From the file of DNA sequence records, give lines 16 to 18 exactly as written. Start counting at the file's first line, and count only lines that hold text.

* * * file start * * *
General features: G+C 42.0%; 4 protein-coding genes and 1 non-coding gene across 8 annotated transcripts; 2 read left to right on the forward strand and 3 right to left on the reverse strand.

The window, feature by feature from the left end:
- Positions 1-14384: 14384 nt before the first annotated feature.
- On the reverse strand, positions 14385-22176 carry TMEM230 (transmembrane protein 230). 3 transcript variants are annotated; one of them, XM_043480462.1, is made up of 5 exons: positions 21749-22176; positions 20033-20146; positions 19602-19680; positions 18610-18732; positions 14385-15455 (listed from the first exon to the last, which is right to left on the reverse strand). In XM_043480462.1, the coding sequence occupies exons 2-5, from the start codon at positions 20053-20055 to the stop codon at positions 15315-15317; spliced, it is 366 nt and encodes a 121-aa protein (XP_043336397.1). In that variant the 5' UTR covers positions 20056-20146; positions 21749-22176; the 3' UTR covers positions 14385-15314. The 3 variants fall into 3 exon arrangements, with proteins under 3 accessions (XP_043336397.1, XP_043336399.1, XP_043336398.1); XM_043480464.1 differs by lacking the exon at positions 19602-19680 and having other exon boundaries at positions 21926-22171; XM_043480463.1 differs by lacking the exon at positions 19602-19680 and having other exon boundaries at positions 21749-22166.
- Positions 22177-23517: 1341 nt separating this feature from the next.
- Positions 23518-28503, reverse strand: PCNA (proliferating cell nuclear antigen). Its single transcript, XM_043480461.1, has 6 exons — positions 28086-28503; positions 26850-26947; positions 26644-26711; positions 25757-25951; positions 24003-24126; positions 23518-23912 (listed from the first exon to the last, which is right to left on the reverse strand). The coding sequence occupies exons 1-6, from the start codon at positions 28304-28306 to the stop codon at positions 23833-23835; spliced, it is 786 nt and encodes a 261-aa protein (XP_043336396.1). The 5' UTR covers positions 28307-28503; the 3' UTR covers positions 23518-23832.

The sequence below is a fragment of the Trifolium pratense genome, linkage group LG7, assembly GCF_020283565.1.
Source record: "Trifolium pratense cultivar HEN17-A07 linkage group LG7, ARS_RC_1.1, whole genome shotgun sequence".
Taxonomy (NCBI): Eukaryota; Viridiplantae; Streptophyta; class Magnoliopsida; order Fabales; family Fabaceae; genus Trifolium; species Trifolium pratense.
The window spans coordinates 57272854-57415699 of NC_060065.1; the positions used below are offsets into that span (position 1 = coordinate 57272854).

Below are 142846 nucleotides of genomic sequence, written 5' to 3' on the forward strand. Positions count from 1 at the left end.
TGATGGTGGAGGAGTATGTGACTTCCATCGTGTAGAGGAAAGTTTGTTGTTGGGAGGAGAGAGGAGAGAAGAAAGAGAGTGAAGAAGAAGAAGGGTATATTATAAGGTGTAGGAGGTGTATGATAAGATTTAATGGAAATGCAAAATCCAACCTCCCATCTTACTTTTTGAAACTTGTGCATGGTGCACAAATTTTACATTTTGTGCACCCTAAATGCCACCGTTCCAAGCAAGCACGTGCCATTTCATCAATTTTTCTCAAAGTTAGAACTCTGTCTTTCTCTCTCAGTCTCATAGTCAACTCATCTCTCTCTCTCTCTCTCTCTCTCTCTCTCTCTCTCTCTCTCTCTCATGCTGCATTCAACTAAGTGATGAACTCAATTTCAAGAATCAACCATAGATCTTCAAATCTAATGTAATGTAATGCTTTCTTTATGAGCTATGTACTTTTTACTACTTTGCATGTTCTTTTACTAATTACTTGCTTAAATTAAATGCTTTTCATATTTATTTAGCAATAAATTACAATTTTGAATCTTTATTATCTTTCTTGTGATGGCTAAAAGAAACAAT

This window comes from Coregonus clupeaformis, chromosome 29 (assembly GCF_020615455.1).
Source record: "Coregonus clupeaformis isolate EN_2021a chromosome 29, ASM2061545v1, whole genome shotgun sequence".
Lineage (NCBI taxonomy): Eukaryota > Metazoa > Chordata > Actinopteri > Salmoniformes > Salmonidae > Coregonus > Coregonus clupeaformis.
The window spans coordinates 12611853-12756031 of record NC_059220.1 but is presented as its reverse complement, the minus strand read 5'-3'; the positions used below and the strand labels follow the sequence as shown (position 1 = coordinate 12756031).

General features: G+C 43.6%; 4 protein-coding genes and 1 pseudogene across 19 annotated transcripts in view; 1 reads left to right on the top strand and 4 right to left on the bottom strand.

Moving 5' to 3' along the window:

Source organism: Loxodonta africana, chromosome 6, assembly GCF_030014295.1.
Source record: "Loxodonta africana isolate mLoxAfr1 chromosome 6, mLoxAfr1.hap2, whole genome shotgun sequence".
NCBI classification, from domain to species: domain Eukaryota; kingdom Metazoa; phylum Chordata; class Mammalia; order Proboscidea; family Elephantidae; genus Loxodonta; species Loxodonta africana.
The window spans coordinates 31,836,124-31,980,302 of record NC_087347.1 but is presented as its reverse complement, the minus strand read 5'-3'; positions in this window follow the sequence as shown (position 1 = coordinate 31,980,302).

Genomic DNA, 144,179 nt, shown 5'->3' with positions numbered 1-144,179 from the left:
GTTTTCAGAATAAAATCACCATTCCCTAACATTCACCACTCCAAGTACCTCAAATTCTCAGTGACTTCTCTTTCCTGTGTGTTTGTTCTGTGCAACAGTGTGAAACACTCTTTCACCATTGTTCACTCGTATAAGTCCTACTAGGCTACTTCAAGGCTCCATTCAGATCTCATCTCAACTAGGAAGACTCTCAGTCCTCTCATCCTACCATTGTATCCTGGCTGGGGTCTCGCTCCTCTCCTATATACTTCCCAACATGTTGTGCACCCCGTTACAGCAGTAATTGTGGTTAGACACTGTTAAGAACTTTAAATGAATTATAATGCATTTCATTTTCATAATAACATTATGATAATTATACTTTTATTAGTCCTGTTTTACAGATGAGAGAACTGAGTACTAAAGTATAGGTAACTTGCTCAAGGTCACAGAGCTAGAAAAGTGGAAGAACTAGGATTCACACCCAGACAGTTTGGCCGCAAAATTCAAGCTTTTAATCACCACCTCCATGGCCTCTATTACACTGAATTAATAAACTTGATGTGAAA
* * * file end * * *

The window spans coordinates 12611853-12756031 of record NC_059220.1 but is presented as its reverse complement, the minus strand read 5'-3'; the positions used below and the strand labels follow the sequence as shown (position 1 = coordinate 12756031).

General features: G+C 43.6%; 4 protein-coding genes and 1 pseudogene across 19 annotated transcripts in view; 1 reads left to right on the top strand and 4 right to left on the bottom strand.

Moving 5' to 3' along the window: